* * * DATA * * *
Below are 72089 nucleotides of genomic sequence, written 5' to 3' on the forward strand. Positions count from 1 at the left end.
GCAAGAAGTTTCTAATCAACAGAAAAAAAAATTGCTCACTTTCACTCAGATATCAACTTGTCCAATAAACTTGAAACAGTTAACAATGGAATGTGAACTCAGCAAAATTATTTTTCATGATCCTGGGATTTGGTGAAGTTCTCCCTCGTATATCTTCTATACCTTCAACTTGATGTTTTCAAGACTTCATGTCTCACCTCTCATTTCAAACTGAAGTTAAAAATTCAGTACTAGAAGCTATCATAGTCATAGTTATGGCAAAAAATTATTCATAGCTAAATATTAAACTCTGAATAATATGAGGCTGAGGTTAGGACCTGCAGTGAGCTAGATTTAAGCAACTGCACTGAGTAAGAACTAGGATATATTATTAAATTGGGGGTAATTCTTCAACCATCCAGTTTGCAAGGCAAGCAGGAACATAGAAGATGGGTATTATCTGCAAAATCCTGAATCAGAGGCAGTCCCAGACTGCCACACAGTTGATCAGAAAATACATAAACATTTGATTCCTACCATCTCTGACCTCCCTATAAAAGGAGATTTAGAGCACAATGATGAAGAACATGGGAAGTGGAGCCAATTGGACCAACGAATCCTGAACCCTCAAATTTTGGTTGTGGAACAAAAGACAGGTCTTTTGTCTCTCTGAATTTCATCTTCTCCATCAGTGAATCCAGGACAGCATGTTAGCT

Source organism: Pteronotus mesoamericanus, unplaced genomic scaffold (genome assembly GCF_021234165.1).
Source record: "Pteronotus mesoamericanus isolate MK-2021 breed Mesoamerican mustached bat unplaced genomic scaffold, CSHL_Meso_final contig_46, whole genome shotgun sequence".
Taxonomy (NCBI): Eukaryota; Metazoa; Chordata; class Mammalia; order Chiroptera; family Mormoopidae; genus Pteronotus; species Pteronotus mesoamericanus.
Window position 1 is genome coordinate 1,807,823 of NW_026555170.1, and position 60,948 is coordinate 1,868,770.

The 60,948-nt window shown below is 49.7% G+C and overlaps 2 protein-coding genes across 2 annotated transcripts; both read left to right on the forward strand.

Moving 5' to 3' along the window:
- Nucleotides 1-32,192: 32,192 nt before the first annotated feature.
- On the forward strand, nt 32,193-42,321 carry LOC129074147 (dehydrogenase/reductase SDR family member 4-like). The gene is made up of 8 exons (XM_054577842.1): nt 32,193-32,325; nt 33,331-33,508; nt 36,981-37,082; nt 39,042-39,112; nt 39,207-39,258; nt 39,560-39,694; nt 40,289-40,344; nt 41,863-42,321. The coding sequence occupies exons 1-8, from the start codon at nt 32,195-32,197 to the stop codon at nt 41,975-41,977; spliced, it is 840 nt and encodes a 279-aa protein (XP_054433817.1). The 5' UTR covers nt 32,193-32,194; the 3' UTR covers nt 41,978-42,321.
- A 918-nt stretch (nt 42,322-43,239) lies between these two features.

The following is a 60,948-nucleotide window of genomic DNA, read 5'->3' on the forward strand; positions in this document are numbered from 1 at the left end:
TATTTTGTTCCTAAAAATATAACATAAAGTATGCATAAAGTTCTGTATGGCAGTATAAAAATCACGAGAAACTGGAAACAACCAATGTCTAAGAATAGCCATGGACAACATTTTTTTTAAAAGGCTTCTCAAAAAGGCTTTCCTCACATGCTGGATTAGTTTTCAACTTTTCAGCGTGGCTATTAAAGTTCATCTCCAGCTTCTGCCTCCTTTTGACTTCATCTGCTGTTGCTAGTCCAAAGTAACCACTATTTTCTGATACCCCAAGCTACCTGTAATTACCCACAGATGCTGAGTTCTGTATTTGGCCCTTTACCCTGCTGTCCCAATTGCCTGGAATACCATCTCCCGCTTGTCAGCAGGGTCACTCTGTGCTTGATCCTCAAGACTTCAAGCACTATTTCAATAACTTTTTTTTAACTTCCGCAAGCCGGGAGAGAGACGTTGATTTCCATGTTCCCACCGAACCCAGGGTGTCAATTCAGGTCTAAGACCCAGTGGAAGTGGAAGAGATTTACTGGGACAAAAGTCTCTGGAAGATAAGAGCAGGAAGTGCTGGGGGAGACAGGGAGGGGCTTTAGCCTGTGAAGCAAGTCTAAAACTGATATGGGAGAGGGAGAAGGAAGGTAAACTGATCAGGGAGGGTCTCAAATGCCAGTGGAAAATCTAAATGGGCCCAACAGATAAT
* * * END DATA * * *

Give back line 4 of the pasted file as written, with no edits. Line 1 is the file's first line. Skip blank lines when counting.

Source record: "Pteronotus mesoamericanus isolate MK-2021 breed Mesoamerican mustached bat unplaced genomic scaffold, CSHL_Meso_final contig_46, whole genome shotgun sequence".